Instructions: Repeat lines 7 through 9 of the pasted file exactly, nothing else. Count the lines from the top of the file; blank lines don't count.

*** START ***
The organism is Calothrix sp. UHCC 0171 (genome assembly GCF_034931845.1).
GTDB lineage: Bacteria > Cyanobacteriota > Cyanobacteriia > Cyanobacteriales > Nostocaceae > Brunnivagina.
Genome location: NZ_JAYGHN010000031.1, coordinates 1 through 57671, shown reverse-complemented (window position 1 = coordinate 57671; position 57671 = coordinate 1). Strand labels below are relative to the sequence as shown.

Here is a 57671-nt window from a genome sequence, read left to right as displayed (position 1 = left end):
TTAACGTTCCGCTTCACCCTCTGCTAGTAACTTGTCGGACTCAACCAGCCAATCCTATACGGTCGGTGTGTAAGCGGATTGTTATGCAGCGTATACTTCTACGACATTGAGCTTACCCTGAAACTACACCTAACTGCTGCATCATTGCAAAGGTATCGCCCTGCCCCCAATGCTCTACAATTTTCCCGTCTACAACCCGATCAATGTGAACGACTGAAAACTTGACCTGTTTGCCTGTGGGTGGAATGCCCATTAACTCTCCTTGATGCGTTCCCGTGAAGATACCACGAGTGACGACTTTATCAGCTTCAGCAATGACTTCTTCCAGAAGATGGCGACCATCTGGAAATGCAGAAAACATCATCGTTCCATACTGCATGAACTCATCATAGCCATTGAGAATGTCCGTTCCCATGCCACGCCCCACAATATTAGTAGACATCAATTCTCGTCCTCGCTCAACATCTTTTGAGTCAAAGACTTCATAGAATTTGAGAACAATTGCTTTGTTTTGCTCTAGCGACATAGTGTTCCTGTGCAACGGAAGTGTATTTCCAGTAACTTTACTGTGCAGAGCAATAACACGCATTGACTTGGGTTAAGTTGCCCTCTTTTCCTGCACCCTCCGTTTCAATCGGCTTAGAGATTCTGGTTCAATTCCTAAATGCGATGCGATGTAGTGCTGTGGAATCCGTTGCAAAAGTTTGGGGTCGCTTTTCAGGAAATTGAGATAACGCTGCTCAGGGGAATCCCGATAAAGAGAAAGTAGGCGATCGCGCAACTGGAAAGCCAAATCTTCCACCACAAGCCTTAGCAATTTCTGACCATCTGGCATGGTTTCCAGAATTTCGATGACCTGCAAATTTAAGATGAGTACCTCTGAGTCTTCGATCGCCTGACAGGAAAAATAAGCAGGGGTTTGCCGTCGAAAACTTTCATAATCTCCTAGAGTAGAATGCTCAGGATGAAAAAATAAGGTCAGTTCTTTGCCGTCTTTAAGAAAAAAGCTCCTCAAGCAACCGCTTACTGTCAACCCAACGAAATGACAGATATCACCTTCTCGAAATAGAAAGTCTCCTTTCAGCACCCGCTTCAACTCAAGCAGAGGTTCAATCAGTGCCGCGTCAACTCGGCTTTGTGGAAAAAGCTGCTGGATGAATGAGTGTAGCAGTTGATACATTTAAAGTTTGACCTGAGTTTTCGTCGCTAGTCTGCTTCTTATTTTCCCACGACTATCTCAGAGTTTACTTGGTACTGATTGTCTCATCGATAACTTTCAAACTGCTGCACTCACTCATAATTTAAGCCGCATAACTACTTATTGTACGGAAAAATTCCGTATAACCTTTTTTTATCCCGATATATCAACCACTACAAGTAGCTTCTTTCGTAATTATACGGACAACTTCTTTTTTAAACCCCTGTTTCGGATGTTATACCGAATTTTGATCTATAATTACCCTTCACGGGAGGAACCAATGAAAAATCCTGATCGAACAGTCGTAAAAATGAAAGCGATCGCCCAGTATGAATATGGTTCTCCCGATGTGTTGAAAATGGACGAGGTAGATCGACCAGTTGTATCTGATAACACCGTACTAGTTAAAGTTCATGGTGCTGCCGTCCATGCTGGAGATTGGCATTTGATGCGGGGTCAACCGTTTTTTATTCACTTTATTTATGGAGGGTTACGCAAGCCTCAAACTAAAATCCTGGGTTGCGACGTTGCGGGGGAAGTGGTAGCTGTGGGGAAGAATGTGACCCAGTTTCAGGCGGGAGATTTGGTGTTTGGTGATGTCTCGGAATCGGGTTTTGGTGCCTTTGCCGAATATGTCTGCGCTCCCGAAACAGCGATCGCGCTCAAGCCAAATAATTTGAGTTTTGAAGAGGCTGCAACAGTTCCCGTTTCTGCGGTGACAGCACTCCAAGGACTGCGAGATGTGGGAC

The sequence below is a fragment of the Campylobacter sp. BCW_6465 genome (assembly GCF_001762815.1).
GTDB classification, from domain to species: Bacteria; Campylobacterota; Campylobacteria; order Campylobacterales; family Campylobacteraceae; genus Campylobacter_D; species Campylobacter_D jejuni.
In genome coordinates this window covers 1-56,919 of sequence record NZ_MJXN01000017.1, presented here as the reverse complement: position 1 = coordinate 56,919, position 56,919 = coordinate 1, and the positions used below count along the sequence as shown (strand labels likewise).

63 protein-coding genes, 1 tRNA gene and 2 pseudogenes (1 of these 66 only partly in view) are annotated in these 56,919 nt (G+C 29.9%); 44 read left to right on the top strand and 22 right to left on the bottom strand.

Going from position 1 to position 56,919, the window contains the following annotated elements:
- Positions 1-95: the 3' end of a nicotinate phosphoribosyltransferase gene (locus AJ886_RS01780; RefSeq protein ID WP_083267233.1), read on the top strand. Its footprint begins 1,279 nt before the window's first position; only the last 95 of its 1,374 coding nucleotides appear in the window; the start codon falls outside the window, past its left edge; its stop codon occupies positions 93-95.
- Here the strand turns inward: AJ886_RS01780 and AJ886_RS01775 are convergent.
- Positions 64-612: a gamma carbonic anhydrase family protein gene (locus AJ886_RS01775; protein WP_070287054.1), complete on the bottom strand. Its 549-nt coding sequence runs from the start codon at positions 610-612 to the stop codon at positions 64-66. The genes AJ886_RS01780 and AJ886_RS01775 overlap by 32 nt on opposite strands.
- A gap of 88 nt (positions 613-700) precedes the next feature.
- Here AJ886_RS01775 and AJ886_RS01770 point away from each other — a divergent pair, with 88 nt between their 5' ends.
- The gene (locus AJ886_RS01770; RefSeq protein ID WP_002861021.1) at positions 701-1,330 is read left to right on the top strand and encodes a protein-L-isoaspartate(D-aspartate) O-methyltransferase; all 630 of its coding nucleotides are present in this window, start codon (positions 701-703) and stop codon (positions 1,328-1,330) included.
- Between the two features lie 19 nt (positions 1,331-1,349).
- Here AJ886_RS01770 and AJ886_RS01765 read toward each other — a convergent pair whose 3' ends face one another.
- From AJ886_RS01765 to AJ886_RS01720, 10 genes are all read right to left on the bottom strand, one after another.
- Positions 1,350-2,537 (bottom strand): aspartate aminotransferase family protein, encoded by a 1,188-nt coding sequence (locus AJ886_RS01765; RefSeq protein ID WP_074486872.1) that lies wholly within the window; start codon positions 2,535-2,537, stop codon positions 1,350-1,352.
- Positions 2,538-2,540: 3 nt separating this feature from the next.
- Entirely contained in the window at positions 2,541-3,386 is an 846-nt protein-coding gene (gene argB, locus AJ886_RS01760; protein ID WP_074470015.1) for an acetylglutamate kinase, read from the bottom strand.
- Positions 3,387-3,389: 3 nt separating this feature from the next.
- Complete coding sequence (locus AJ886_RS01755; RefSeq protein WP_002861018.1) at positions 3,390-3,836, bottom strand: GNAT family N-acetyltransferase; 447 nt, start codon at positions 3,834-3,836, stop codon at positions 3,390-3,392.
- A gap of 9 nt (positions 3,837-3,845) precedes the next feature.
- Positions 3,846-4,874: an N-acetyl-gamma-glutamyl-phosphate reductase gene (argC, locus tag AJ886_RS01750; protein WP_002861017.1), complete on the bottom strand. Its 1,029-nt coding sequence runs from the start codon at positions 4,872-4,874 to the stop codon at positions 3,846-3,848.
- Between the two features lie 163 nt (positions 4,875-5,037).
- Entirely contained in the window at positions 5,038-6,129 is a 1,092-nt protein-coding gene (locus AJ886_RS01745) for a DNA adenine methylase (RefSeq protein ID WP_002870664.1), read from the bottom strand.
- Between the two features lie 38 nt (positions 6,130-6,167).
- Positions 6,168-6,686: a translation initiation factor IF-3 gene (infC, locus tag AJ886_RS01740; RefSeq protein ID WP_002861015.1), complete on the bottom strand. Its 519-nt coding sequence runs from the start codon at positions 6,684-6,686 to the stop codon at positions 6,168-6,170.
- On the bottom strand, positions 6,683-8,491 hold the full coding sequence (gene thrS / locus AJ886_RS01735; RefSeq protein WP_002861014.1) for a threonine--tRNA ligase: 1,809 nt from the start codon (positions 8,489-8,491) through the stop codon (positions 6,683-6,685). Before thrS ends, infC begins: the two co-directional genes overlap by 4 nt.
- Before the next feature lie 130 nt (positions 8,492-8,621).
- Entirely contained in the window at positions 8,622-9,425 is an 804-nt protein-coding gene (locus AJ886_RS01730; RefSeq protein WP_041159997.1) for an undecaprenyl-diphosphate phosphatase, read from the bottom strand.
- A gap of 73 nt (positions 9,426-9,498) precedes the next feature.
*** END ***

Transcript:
GTDB classification, from domain to species: Bacteria; Campylobacterota; Campylobacteria; order Campylobacterales; family Campylobacteraceae; genus Campylobacter_D; species Campylobacter_D jejuni.
In genome coordinates this window covers 1-56,919 of sequence record NZ_MJXN01000017.1, presented here as the reverse complement: position 1 = coordinate 56,919, position 56,919 = coordinate 1, and the positions used below count along the sequence as shown (strand labels likewise).

63 protein-coding genes, 1 tRNA gene and 2 pseudogenes (1 of these 66 only partly in view) are annotated in these 56,919 nt (G+C 29.9%); 44 read left to right on the top strand and 22 right to left on the bottom strand.